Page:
The boot time defrag option in Defraggler is found in the Settings menu, then Boot Time Defrag. You can run this type of defrag just once (on the next reboot) or every time your computer is restarted.

Prioritize Files

Hard drives don't have equal speeds throughout their entire disk. Files that are at the beginning of a drive are generally quicker to open than those at the end. A good practice would be to move unused, or lesser-used files to the end of the disk and leave commonly accessed files at the beginning. This would result in greater access speeds for files you do need to open on a regular basis.

There are two different features in Defraggler that utilize this function.

First is the Move large files to the end of the drive during whole drive defrag option. This is where it automatically moves big files, which you likely don't open on a regular basis, to the end of the drive. You can find this in Settings > Options, under the Defrag tab.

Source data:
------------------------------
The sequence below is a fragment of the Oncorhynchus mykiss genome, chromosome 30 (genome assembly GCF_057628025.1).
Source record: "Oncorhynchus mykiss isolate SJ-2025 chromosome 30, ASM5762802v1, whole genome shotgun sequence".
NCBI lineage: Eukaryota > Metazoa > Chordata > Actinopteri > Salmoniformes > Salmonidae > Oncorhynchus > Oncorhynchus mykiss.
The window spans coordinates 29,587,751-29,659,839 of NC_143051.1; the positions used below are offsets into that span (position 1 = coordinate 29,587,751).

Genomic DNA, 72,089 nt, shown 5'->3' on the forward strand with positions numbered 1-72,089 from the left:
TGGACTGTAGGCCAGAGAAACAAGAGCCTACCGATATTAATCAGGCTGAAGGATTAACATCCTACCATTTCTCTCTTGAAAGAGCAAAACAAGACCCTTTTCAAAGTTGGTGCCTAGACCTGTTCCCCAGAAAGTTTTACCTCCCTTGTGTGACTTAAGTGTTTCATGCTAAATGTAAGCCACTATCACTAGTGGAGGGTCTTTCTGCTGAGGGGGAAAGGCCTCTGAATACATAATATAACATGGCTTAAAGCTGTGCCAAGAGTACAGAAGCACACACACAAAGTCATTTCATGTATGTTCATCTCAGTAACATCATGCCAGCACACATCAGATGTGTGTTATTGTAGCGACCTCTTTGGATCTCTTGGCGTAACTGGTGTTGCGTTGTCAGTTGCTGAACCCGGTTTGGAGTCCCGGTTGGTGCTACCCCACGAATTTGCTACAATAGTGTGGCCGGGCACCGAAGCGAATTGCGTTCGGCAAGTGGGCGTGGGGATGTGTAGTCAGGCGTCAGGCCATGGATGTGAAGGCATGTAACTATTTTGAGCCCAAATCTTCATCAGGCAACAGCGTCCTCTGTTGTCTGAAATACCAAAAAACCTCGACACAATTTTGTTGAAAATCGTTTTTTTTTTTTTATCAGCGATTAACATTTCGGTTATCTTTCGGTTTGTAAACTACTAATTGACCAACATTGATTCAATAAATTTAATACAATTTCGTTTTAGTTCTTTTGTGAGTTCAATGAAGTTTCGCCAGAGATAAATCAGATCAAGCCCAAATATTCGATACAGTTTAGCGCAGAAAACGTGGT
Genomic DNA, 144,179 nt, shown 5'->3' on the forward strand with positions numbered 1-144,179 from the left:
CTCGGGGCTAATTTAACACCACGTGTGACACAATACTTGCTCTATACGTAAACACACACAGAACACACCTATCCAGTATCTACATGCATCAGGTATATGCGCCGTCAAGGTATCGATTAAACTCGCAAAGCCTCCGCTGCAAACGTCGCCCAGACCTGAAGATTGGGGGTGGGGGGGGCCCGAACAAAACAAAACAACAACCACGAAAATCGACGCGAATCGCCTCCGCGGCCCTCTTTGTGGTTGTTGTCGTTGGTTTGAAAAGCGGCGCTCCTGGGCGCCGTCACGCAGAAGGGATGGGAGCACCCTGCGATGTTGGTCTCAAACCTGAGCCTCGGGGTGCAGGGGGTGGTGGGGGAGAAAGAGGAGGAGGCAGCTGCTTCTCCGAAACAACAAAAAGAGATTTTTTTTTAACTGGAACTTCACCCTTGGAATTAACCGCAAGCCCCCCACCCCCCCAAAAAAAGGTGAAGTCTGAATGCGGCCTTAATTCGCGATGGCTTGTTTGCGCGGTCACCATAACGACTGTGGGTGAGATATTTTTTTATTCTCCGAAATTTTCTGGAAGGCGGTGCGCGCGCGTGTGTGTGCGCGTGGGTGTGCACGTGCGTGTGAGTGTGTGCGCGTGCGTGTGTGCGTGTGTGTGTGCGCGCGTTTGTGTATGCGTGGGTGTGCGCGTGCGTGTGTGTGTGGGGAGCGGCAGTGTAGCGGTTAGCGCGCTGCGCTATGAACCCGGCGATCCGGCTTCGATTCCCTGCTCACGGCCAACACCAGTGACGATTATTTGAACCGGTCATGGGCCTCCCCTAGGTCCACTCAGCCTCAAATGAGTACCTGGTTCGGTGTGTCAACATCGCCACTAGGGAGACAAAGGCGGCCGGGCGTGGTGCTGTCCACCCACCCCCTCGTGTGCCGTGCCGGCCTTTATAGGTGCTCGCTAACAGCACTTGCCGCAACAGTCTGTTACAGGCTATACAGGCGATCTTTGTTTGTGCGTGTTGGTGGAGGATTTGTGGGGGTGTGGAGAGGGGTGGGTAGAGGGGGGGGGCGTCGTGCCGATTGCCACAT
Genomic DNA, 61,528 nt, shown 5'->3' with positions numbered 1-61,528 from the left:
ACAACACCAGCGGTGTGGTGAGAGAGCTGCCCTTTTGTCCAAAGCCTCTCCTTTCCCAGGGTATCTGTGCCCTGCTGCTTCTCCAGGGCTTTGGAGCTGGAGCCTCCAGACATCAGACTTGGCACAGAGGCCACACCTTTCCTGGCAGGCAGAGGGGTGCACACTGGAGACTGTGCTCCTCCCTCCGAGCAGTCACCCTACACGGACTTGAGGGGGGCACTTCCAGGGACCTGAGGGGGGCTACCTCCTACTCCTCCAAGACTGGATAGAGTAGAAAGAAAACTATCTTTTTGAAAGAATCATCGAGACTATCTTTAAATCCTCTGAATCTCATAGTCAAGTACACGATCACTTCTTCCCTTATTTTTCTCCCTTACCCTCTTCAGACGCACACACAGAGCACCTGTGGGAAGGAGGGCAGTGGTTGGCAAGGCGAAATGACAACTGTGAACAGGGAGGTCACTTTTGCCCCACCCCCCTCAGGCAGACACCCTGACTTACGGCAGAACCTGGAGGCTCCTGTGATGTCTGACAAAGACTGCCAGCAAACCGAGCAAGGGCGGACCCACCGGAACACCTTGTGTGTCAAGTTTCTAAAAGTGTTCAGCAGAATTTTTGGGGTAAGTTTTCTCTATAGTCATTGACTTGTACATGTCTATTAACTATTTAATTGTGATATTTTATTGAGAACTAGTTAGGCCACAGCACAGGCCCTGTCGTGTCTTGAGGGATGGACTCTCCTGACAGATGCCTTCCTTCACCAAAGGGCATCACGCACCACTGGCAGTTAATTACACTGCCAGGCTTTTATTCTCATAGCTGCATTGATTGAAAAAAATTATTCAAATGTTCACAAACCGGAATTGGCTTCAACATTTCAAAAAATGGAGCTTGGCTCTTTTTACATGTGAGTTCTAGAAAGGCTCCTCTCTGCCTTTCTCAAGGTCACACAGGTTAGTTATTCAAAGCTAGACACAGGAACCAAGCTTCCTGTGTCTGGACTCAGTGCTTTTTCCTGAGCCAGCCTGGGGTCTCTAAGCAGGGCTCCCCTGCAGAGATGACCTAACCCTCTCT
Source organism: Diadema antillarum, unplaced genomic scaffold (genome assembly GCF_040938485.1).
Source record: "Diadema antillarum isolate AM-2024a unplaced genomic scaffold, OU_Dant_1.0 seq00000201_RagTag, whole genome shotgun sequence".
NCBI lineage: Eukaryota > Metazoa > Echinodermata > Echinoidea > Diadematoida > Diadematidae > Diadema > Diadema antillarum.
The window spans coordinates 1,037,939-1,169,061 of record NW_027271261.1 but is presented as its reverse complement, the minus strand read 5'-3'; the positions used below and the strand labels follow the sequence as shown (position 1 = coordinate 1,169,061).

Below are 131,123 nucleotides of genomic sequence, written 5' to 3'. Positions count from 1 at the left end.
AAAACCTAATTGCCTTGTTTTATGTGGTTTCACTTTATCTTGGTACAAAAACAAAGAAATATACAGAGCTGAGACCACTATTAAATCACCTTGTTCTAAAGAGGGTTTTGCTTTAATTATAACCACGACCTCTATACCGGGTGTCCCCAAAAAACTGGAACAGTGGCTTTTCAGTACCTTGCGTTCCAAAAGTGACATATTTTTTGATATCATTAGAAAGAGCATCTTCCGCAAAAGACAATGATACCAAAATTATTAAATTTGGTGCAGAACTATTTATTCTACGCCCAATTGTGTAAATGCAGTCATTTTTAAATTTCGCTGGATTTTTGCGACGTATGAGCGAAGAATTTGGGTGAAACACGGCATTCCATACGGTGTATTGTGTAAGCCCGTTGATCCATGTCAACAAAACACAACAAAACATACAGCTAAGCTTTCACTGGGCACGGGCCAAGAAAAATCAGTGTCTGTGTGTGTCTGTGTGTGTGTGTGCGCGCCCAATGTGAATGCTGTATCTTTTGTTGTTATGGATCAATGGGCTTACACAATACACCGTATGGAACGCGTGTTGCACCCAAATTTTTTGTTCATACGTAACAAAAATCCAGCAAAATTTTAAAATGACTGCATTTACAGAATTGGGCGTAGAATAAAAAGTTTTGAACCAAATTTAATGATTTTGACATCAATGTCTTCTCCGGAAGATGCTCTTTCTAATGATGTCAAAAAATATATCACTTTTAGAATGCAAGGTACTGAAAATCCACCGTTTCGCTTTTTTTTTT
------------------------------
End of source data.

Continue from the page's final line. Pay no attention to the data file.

When you enable this option, you can specify the minimum file size that Defraggler understands as "large files." Anything above this file size will be moved to the end of the disk.

In addition to the file size limitation, you can also choose the option called Move only selected files types to ensure Defraggler moves only the file types you specify. A good choice here would be video files and disk image files, which are actually already preset in the options for you.

Also, Defraggler lets you choose specific files and folders to always move to the end of the drive, regardless of their file type.

The second feature that prioritizes your files is found after you do an analysis or defrag. After either scan type, under the File list tab, Defraggler lists every file it found that contains fragments. This list is really comprehensive, letting you sort files by the number of fragments, size, and last modified date.